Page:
The Last 52 - War of the Multiverses #1
It's the end of the world as we know it, and nobody feels particularly fine. As the final battle against the Darkest Knight's forces rages, The Last 52: War of the Multiverses provides some ground-level battles between your favorite characters and their darkest reflections...
All this and Wonder Woman versus the Darkest Knight!
Okay, okay… one last tie-in before the big, loud, noisy Death Metal finale next week. Some readers may be rolling their eyes at one last-ditch effort to milk this narrative for all it’s worth, but hold onto your hats, sports fans, because this one’s really good!
That’s not at all sarcastic commentary on the dearth of event comic over-saturation in our current comics landscape (okay, maybe a little) – Dark Nights: Death Metal: The Last 52 – War of the Multiverses #1 really and truly does have readers’ best interest at heart, highlighting the little slices of humanity that exist on a battlefield. It also wants to hold the record for most subtitles in a major comic publication.
These types of jam comics can be notoriously difficult to pull off in a cohesive fashion; all too often, conflicting writing styles and voices clash, creating a disjointed reading experience – to say nothing for the veritable army of different art styles to be had, to boot. The Last 52 manages to overcome these standard barriers to success (or at least cohesion) by maintaining a strong running theme through the various narratives: hope. Hope is perhaps best typified by Superman (and boy, does Magdalene Visaggio hit that theme home in the best way possible for her Superman yarn with roaring success), but as the final survivors of the multiverse fight against desperately overwhelming odds for survival, hope is virtually the only thing they have left to cling to.
That hope manifests itself in myriad ways: Atom Ryan Choi (yay!) finds renewed sense of purpose; Batman learns to laugh at the strangest time possible; Wonder Woman lets loose some questionably out-of-character profanity that nonetheless packs a wallop; Swamp Thing brings life where death reigns supreme. The writers have a seeming unified sense of purpose and are all paired with strong artists to match. The duo of James Tynion IV and Alex Maleev are particularly potent; the only qualm I’d have about their Bat-tale is that the Batman Who Laughs’ dialogue balloons are nearly impossible to read with their red-on-black design.
Matthew Rosenberg cuts his DC teeth with a fun if predictable John Constantine story that is bolstered by panic-worthy art by Rob Guillory (Farmhand, Chew); DC, if you’re listening, you might want to consider Mr. Rosenberg for your inevitable Hellblazer relaunch. In just a few short pages, the man proves he gets the cut of Constantine’s jib. And while I’d hoped for a small preview of Ram V’s upcoming Swamp Thing run, Justin Jordan swings in to write that tale instead, and has no problem channeling Alec Holland’s voice without sounding like he’s trying to ape Alan Moore. Solid storytelling that even allows room for a brief miniature Gotham City Monsters almost-reunion!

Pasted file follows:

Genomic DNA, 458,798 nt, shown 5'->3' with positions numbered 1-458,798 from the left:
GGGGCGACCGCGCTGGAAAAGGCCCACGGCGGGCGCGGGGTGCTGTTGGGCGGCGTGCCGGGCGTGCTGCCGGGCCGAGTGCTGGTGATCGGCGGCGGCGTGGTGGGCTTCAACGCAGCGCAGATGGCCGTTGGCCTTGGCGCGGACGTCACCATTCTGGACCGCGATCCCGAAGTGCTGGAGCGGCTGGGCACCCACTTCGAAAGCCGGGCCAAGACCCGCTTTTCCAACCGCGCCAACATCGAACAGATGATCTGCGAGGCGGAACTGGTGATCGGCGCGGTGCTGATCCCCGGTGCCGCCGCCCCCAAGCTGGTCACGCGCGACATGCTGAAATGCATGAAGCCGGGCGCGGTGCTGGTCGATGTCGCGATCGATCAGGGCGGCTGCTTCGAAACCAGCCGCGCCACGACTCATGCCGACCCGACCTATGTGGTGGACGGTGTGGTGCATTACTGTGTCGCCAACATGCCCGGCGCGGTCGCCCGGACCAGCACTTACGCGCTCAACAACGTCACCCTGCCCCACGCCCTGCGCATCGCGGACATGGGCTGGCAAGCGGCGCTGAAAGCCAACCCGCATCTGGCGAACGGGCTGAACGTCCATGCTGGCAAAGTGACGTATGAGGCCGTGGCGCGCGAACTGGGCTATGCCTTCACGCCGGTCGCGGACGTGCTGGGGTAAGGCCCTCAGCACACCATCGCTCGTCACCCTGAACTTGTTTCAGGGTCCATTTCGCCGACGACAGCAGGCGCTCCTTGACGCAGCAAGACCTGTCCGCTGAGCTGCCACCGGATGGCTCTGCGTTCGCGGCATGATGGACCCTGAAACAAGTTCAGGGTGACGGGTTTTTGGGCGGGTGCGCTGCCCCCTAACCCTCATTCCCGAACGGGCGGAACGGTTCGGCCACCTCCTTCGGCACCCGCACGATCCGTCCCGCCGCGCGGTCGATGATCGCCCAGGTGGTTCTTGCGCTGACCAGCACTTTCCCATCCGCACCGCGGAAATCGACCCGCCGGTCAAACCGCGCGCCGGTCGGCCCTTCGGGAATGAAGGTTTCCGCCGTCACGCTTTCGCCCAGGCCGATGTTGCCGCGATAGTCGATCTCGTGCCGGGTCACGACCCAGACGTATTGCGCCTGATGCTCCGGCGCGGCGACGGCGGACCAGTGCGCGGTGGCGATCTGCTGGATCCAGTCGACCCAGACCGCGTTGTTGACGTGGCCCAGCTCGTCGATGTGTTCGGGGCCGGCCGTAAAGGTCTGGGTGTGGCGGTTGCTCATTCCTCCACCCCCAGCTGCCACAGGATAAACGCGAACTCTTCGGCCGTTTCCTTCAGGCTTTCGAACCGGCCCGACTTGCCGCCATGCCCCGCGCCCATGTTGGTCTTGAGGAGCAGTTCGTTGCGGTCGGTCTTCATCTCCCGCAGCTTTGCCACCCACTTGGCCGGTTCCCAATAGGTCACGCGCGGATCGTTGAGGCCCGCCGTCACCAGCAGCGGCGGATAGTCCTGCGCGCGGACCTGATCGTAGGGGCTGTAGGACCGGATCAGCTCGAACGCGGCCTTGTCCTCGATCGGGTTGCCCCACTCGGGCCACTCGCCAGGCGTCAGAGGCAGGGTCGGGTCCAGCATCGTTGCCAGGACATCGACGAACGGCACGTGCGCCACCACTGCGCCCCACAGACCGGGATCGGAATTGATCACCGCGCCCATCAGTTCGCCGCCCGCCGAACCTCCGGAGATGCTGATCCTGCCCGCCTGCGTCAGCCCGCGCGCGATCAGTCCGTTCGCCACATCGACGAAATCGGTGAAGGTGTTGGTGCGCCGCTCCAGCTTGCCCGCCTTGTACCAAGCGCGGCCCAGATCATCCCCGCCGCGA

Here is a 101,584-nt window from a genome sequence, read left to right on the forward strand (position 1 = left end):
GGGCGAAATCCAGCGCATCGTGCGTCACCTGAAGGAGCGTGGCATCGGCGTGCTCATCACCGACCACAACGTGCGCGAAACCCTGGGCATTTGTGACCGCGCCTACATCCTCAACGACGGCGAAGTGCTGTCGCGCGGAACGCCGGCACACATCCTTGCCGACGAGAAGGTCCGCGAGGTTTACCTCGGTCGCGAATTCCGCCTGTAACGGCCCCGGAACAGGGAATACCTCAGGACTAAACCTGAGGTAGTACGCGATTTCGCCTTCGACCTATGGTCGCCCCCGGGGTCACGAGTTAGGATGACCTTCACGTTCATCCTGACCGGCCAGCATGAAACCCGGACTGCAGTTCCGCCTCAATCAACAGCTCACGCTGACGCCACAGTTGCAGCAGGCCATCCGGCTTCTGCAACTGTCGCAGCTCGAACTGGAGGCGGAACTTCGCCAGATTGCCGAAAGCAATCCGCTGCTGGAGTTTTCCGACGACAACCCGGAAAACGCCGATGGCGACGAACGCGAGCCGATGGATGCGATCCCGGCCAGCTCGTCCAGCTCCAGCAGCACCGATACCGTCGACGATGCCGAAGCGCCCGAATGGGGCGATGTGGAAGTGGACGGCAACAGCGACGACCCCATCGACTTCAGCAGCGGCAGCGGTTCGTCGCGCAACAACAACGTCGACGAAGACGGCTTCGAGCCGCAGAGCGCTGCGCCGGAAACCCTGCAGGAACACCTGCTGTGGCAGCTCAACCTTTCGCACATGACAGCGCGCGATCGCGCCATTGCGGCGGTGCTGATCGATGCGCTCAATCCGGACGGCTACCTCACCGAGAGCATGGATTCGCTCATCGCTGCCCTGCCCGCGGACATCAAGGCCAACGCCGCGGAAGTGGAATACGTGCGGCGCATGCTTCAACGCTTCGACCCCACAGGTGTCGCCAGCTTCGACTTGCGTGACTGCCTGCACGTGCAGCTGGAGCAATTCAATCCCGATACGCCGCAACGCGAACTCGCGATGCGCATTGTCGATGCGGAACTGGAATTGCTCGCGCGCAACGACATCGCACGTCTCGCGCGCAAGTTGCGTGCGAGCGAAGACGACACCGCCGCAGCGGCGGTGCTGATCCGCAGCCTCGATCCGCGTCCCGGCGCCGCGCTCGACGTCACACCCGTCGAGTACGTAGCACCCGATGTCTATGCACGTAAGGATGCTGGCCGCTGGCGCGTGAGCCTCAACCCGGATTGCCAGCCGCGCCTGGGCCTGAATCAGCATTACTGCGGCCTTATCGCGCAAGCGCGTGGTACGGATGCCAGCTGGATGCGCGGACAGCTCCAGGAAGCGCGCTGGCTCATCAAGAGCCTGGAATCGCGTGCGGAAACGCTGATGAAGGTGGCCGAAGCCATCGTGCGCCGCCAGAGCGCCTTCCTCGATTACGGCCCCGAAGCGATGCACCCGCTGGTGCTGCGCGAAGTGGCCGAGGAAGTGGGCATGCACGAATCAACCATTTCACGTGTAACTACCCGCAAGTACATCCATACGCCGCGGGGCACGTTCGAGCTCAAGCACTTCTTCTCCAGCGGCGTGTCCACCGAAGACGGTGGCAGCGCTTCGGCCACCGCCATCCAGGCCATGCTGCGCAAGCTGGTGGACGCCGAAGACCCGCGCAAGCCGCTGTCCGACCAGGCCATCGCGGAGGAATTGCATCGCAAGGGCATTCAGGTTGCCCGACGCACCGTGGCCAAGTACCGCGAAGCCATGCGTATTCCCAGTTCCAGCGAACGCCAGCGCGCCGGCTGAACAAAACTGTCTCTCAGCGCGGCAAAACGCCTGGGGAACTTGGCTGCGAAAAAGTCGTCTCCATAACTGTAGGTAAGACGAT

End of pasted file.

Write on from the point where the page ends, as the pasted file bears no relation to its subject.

Not all of the stories hit equally hard, though. Newcomer Che Grayson struggles to find anything new or interesting to say about Raven and the Teen Titans; Regine Sawyer writes a Lois Lane who’s weirdly out-of-character for the level of fear and general lack of certainty she displays. Artist Aletha Martinez does something very odd with Lois’ makeup that at first made me think I’d stumbled onto a Punchline story instead. The end result simply falls flat, even if the notion of an evil Lois Lane who hates superheroes and murdered them all is, at its heart, rife with potential. Meanwhile, the aforementioned Ryan Choi Atom story winds up being something of a letdown, too, falling into pretty standard “hero remembers why he fights” tropes. The story could have used more of a reason to focus on Choi instead of pretty much any other hero; as it stands, pretty much any other hero could have been subbed in and the story would have played out the same.
And then, there’s the just plain beautifully weird: Marguerite Bennett shows that the Penguin – yes, the Penguin – is more than capable of holding his own when stacked up alongside DC heavyweights Superman, Batman, and so forth. I don’t think anyone was expecting a Penguin solo story at the end of the world, but dammit, we got it and it is insane. Throw in some appropriately gritty art by Inaki Miranda, and you have a dark horse contender for best story of the bunch. Don’t say you weren’t warned.
In all, The Last 52 is, probably, inessential to the overarching Death Metal narrative. Aside from some fighting and philosophizing between Wonder Woman and the Darkest Knight, no one story can claim to advance the plot all that much. But that is beside the point. These are tales of humanity and bravery in defiance of Armageddon, and even if some may scoff and say they’re superfluous, at the end of 2020, a little hope at the end of the long, dark tunnel is exactly what the doctor ordered.
Dark Nights: Death Metal: The Last 52 - War of the Multiverses #1 is a comic about hope, timed perfectly to coincide with the end of the longest, darkest year most have seen in a lifetime. It isn't perfect, but if it doesn't make you smile as heroes rage in defiance of certain doom, I don't know what will.
Dark Nights: Death Metal: The Last 52 – War of the Multiverses #1: Human
Writing - 8/108/10
Storyline - 8/108/10
Art - 7.5/107.5/10
Color - 8/108/10
Cover Art - 7/107/10
User Review( votes)